Friday, November 17, 2006

Gordon the Memorious

Gordon Bell, a computer scientist, is attempting to preserve every detail of his life . 'His goal,' says Clive Thompson of Fast Company, 'is never to forget anything.' He has designed software called, with distressing banality, MyLifeBits which, has so far collected more than 101,000 emails, almost 15,000 Word and PDF documents, 99,000 Web pages, and 44,000 pictures. 'It gives you kind of a feeling of cleanliness," says Bell, 'I can offload my memory. I feel much freer about remembering something now. I've got this machine, this slave, that does it.' This reminds (!) me of two things. The first is an odd character called Greg Ryker whom I encountered on the Microsoft campus when I interviewed Bill Gates in 1995. Ryker was working on what he called the 'wallet PC' which would record every detail of a life. He was testing the idea with a Psion organiser and a voice recorder. This aspiration to record every moment, rather than let it be lost in time's capacious maw, plainly stems from a fear of death, a fear that the world which is your and yours only will be lost forever. But, like immortality, infinite memory has serious shortcomings. The second thing I am reminded (!) of is the magnificent story Funes, the Memorious by Jorge Luis Borges. As a result of a brain injury, Funes can forget nothing. 'In effect, Funes not only remembered every leaf on every tree of every wood, but even every one of the times he had perceived or imagined it.' Funes is overcome by detail. He finds it hard to imagine how a creature seen at one moment is the same as a creature seen at another and that both can be called 'dog'. Realising all this, the narrator is 'benumbed by the fear of multiplying superfluous gestures', knowing each would add to the irreducible clutter of Funes' infinite memory. What Funes knew, and Gordon and Greg do not, is that to forget nothing is also to remember nothing. Read the Borges and note the placing of this line, 'The equivocal clarity of dawn penetrated along the earthen patio.' Genius beyond the dreams of technocrats.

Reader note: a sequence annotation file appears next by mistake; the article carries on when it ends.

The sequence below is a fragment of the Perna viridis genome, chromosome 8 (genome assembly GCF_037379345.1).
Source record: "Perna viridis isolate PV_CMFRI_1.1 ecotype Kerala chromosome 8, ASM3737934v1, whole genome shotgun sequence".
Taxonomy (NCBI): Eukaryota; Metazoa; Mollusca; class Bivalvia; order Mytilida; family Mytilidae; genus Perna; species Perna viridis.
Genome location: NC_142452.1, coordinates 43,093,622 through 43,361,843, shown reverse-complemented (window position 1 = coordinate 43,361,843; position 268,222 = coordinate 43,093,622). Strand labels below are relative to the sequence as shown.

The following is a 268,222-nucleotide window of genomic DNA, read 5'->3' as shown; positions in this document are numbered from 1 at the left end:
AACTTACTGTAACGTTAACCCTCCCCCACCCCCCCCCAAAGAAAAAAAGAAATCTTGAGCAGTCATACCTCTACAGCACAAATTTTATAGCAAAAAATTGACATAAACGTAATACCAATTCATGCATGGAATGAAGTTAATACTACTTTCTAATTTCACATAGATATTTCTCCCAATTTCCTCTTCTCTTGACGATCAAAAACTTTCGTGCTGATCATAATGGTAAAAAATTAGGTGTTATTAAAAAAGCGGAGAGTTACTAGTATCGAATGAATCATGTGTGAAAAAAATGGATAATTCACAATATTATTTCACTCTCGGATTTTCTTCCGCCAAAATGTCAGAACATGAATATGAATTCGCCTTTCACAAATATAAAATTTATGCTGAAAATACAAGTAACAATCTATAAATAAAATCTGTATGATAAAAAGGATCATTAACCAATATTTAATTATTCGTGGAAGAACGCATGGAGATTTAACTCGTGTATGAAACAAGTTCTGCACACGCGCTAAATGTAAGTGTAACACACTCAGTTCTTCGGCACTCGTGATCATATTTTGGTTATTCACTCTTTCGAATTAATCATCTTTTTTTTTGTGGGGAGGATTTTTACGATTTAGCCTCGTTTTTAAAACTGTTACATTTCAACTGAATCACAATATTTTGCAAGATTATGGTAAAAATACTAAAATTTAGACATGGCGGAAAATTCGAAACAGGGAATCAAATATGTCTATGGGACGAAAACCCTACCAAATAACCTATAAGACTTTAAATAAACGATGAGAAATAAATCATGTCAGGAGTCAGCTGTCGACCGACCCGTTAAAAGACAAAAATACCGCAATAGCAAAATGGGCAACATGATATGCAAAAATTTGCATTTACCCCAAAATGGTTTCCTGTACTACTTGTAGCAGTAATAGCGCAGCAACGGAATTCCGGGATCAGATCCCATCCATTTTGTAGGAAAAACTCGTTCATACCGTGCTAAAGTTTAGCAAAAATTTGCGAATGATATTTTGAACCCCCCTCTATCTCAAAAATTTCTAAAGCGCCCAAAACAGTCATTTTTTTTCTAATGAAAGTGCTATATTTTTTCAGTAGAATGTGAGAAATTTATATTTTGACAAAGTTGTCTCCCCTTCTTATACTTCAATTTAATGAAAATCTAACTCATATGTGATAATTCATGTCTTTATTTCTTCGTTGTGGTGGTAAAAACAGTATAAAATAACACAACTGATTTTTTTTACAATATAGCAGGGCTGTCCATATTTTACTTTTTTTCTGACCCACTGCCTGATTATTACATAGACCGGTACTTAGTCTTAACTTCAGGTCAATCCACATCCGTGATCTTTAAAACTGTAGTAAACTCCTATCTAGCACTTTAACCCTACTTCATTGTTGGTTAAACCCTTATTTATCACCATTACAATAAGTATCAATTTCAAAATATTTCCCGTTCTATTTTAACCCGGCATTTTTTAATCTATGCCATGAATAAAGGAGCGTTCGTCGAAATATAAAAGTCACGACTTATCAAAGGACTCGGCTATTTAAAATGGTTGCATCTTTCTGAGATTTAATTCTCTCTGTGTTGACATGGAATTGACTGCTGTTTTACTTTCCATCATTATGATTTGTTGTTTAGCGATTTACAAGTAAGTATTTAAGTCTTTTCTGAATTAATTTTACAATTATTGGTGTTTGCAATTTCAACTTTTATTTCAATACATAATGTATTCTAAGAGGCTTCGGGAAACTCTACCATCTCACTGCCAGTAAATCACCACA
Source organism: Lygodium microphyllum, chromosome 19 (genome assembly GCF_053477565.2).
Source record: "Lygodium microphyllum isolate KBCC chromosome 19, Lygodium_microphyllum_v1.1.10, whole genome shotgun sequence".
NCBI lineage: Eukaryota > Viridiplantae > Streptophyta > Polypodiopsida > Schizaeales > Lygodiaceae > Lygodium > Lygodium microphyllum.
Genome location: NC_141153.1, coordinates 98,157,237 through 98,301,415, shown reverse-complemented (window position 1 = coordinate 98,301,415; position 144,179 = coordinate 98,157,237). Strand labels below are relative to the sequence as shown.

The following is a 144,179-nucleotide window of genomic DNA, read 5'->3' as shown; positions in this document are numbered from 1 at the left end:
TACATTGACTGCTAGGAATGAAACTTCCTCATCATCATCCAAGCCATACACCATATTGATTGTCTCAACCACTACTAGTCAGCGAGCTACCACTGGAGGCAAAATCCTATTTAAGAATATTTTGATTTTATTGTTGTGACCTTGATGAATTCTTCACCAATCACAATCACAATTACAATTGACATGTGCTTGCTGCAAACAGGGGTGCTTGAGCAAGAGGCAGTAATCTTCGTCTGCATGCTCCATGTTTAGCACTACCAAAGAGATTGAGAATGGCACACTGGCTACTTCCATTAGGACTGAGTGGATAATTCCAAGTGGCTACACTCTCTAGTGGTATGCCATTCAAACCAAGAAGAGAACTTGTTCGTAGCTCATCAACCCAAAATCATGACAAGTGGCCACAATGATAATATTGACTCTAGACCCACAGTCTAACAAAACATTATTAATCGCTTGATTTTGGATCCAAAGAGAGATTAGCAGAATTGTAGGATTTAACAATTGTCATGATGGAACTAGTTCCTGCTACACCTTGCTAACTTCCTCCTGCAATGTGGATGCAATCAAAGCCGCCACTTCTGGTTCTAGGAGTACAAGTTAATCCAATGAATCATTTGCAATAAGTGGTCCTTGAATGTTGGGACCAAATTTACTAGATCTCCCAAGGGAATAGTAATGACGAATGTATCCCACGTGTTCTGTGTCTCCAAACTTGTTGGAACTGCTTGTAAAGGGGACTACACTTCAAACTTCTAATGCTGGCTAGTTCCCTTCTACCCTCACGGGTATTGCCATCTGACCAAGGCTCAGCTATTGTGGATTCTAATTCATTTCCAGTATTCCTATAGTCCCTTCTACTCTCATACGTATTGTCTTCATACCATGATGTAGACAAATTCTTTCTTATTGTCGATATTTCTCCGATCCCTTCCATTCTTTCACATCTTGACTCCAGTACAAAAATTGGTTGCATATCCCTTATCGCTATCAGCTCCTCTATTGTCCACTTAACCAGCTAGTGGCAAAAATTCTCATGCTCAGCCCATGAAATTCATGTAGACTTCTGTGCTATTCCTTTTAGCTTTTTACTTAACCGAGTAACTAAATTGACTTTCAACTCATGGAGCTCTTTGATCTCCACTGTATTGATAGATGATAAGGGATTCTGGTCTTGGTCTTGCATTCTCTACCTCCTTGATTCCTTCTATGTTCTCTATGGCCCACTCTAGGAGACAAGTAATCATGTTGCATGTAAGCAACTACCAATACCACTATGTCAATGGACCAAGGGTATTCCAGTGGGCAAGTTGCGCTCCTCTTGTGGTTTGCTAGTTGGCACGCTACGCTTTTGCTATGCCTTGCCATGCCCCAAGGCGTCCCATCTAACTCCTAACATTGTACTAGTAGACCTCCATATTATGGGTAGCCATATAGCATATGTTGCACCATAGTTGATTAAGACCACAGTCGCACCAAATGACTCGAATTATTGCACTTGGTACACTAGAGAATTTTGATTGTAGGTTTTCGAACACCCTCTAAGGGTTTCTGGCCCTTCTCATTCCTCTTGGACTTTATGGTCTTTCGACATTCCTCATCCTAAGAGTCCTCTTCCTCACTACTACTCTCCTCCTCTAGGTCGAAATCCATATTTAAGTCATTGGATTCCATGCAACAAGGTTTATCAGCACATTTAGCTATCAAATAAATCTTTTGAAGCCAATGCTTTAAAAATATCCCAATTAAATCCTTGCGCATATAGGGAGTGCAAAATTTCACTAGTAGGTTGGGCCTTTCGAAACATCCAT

1. ...overcome by detail...

    Like Dreiser. On the other hand, what parts of your life would you cork up in a bottle and bury deep in your back garden?

  2. I'm looking forward to someone finally developing a precise memory-erasure device, in the style of 'Eternal Sunshine of the Spotless Mind', the Kate Winslet/Jim Carey film.

  3. Ever read anything by Temple Grandin, Bryan? She has autism and writes about it in this way. Everything hits her at once -- the dust motes swirling in the air, the light falling over the windowsill, the dog snoring in its sleep, the sound of water running in a sink two rooms away, the gust of air scented with burned cherry wood from the fireplace in the house across the street -- and Grandin, too, remembers everything.

    She notes that we *all* take in everything that is happening at every second, but that people with autism are not able to subordinate the minor stimuli to the major ones -- or, at least, not without great effort. The rest of us do it constantly. I am writing this and prodding the dog with my foot when she gets too loud, but I'm not overwhelmed by the stimuli bombarding me from every direction, through every one of my senses. Yet, somewhere in my brain, it's all being recorded. If a neurosurgeon years from now were to put an electrode in the right place, he might summon up this exact moment.

    I think being able to focus on what is important and subordinate what is not in art is the mark of genius. It's being able to put into a higher form what almost all of us do, all of the time, in our daily lives.

  4. You don't think this guy is the reincarnation of Proust, do you?